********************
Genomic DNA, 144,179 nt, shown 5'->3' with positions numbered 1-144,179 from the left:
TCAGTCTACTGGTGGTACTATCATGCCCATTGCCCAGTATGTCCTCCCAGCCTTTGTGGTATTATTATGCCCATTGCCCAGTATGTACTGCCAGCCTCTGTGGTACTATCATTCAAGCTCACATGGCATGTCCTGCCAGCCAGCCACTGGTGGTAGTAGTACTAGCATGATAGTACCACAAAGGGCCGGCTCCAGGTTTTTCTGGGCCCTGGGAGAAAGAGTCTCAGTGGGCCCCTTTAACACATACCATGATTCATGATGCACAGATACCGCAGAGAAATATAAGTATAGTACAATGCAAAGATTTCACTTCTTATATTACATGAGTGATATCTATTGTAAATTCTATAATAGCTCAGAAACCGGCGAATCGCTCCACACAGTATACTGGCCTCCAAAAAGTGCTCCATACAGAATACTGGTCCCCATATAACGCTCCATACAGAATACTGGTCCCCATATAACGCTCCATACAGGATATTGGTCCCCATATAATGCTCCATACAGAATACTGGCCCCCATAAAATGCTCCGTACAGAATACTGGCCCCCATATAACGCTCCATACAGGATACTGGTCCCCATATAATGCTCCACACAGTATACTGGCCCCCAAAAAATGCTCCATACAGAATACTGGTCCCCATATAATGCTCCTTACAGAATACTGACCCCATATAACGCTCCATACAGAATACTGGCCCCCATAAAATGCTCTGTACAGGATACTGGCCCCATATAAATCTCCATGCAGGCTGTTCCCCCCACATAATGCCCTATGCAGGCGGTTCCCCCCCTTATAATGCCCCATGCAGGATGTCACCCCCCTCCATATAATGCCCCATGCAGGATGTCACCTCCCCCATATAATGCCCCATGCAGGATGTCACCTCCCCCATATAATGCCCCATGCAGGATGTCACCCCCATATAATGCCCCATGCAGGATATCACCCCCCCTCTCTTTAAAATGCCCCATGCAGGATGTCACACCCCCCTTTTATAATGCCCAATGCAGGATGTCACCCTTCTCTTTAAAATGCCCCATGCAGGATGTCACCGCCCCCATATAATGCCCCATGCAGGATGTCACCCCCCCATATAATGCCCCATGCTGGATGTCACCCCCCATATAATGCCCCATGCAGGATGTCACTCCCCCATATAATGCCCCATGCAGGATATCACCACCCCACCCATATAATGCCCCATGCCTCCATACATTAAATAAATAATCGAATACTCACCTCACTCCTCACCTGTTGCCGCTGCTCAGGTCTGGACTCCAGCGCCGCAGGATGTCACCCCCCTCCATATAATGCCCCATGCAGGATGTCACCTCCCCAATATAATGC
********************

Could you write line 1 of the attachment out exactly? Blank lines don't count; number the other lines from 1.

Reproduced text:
Genomic DNA, 144,179 nt, shown 5'->3' with positions numbered 1-144,179 from the left: